Exploring Crus du Languedoc

Three of the seven Crus du Languedoc in the top level of the region’s new quality pyramid offer special joys. For publication in the week of 8 May 2017.

The notion of “garrique” is a feature of the Languedoc in the deep south of France. The word is defined as the low-growing vegetation in the hills around the Mediterranean. But in the Languedoc it refers almost to a feeling or sentiment: A combination of sunshine and “joie de vivre” mixed with the aromas of the thyme, rosemary, lavender and juniper that grow wild in the area.

It is easy to smell garrique in the wines of Faugeres, Corbieres-Boutenac and Pic Saint-Loup AOCs, three of the seven Crus du Languedoc that make up the top tier of the new quality pyramid.

Faugeres AOC is famous for its schist soils. These help vines retain moisture during the hot summers. The soils span a spectrum from yellow to orange to ochre, and even a soft blue in the less-elevated areas.

A high proportion of organic estates can be found among the 1,900 hectares of vines. The official figure is 45 per cent, though it’s probably higher. Interestingly, only two declared themselves bio-dynamic, though this could be because of what the locals call the tedious amount of documentation required.

The landscape is visually splendid: Rolling hills and estates separated by drystone walls made with schist, a metamorphic rock that splits into long flat pieces. Walls are “dry” because no mortar holds them together, just gravity and the skill of the wall-maker. The walls serve two main purposes – to protect against erosion on the slopes, and to provide a haven for bio-diversity.

Vine roots probe through the cracks in the schist to find moisture. The region produces about 880,000 750ml bottles a year. The mineral flavours the schist imparts are as noticeable as the garrique.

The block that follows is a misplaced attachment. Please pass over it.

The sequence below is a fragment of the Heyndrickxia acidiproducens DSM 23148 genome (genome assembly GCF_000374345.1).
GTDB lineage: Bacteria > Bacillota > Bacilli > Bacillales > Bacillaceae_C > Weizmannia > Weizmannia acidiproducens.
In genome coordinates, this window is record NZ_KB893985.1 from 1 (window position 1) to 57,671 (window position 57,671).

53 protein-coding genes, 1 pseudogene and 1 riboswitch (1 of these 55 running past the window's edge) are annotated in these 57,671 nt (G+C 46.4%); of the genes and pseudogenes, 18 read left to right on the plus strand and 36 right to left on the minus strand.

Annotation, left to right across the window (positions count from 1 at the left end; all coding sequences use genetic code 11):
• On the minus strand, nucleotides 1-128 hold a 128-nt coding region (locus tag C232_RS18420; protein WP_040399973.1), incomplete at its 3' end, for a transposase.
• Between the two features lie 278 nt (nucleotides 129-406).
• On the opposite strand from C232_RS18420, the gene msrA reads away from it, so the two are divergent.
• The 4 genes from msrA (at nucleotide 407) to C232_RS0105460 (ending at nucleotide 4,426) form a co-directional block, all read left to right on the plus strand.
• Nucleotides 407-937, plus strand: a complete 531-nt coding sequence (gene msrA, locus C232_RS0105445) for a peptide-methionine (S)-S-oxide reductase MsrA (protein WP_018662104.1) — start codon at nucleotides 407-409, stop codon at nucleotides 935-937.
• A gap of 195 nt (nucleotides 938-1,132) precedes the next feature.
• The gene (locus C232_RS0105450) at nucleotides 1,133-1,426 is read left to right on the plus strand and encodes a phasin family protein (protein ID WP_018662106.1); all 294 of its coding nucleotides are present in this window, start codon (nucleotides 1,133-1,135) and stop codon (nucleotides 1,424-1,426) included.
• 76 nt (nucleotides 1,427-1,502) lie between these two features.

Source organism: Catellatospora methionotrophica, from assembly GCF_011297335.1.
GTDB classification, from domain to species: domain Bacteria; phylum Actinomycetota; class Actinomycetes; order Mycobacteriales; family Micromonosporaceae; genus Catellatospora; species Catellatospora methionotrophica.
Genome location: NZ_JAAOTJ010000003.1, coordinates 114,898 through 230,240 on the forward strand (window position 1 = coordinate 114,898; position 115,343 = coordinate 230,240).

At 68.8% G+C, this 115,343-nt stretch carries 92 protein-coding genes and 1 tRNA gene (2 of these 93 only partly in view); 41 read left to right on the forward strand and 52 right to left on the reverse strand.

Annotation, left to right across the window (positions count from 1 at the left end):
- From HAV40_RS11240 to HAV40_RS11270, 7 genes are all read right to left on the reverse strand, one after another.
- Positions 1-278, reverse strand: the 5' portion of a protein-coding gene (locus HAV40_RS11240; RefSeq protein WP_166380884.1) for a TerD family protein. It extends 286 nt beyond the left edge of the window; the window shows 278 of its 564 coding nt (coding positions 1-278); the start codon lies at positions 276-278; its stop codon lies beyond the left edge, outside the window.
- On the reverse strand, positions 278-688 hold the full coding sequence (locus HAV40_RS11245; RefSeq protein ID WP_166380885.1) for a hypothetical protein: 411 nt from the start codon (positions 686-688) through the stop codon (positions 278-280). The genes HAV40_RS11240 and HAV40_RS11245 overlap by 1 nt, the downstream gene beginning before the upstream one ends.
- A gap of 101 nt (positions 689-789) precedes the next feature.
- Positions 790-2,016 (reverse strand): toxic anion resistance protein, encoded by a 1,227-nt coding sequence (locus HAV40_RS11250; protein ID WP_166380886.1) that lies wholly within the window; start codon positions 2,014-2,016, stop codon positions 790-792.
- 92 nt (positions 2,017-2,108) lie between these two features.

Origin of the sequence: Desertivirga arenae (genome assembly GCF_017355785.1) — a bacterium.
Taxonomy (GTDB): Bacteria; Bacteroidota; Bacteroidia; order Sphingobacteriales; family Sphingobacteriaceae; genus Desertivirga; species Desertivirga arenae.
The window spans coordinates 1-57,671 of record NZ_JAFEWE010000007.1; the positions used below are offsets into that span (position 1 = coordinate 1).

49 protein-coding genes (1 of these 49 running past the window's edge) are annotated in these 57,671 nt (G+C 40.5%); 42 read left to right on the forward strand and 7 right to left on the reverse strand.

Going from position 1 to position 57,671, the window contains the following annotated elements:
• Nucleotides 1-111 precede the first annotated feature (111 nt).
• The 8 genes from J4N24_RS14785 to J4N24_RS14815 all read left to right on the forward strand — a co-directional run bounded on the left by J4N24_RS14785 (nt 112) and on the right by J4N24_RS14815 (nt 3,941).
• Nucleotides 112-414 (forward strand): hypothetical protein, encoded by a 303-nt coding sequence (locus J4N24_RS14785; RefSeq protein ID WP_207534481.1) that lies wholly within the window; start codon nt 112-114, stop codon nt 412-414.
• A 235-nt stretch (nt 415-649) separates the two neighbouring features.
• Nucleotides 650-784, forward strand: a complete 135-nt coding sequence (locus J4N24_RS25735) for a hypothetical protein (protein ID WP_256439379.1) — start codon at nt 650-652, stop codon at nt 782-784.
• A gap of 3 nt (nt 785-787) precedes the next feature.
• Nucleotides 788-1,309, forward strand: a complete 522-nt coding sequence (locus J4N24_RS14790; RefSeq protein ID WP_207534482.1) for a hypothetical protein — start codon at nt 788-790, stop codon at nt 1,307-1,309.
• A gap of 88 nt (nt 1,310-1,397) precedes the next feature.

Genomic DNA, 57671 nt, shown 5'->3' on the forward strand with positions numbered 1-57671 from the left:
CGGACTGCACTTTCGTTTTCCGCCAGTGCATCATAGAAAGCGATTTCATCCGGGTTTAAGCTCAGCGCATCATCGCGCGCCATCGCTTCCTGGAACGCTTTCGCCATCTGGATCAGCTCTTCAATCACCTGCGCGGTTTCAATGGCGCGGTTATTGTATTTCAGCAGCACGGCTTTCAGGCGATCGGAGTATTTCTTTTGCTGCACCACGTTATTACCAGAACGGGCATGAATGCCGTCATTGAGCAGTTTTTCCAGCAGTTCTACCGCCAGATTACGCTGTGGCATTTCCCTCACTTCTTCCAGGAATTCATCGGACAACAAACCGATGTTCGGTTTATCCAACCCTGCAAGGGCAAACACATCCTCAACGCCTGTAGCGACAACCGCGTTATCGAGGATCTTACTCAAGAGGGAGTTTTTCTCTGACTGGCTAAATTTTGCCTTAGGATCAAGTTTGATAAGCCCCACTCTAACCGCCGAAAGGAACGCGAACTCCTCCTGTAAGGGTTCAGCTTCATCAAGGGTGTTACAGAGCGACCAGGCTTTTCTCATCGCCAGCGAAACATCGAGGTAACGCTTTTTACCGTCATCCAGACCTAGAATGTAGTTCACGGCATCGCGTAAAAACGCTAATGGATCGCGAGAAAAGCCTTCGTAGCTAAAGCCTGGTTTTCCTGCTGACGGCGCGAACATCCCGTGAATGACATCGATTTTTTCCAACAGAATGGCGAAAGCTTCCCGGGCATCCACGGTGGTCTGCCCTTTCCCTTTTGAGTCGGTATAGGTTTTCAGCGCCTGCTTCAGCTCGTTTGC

Grapes are classic Rhone. The AOC only makes reds and rose. Grenache tends to be harvested first, in the first week of September in the case of the 2016 vintage. Syrah and Carignan are harvested next. The Mourvedre is the last to be picked, about a month after the Grenache. Syrah in particular seems to like the schist soils.

Mas Olivier is a co-op founded in 1959. They make a delightful rose called Parfum de Schistes, or perfume of the schist soils, which is quite delicious. It is 60 per cent Grenache with 20 per cent each of Cinsault and Syrah. Juice is fermented at low temperature until dry and then blended after fermentation. Rose petal and red fruit flavours linger in the mouth, complemented by zesty citrus acidity.

A highlight were the wines of Damien Guerande, winemaker and viticulturalist at Vignobles Jeanjean. His 2014 Le Pere la Minute is one of the best wines I tasted while in the Languedoc, and after I complimented Damien he told me his wine had just received 93 Parker points.

The name suggests an obsessive father, and reflects the level of attention Damien gave his “baby”. His other red is the 2014 Maso-Schistes, suggesting that making wine in Faugeres is not financially rewarding and one needs to be brave to try. It’s a blend of Grenache, Syrah and Mourvedre and is delicious in a racy, red-fruit-forward kind of style.